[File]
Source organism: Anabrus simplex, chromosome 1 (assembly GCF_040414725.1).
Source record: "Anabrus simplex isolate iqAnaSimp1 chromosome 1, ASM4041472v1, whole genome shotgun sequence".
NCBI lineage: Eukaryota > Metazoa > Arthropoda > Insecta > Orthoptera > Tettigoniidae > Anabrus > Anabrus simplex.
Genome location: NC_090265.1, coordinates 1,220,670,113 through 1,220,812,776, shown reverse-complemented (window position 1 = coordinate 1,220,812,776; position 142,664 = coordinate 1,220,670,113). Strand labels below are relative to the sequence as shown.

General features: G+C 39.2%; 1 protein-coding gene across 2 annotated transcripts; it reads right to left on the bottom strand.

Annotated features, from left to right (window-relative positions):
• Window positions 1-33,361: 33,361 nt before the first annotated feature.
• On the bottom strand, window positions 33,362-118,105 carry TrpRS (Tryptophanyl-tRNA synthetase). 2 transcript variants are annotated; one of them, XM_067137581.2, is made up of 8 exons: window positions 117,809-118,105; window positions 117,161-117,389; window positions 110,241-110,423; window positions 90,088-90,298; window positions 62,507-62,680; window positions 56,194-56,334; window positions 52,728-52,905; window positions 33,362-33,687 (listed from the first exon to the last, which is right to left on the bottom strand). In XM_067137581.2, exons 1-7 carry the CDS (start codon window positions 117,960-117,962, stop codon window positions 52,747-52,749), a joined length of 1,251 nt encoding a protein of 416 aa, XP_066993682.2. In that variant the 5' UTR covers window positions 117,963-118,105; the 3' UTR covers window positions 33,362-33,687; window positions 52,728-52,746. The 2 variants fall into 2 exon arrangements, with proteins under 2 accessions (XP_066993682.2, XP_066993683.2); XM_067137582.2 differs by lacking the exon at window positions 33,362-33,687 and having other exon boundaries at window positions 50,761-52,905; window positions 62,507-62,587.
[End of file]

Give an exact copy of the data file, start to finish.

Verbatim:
Source organism: Anabrus simplex, chromosome 1 (assembly GCF_040414725.1).
Source record: "Anabrus simplex isolate iqAnaSimp1 chromosome 1, ASM4041472v1, whole genome shotgun sequence".
NCBI lineage: Eukaryota > Metazoa > Arthropoda > Insecta > Orthoptera > Tettigoniidae > Anabrus > Anabrus simplex.
Genome location: NC_090265.1, coordinates 1,220,670,113 through 1,220,812,776, shown reverse-complemented (window position 1 = coordinate 1,220,812,776; position 142,664 = coordinate 1,220,670,113). Strand labels below are relative to the sequence as shown.

General features: G+C 39.2%; 1 protein-coding gene across 2 annotated transcripts; it reads right to left on the bottom strand.

Annotated features, from left to right (window-relative positions):
• Window positions 1-33,361: 33,361 nt before the first annotated feature.
• On the bottom strand, window positions 33,362-118,105 carry TrpRS (Tryptophanyl-tRNA synthetase). 2 transcript variants are annotated; one of them, XM_067137581.2, is made up of 8 exons: window positions 117,809-118,105; window positions 117,161-117,389; window positions 110,241-110,423; window positions 90,088-90,298; window positions 62,507-62,680; window positions 56,194-56,334; window positions 52,728-52,905; window positions 33,362-33,687 (listed from the first exon to the last, which is right to left on the bottom strand). In XM_067137581.2, exons 1-7 carry the CDS (start codon window positions 117,960-117,962, stop codon window positions 52,747-52,749), a joined length of 1,251 nt encoding a protein of 416 aa, XP_066993682.2. In that variant the 5' UTR covers window positions 117,963-118,105; the 3' UTR covers window positions 33,362-33,687; window positions 52,728-52,746. The 2 variants fall into 2 exon arrangements, with proteins under 2 accessions (XP_066993682.2, XP_066993683.2); XM_067137582.2 differs by lacking the exon at window positions 33,362-33,687 and having other exon boundaries at window positions 50,761-52,905; window positions 62,507-62,587.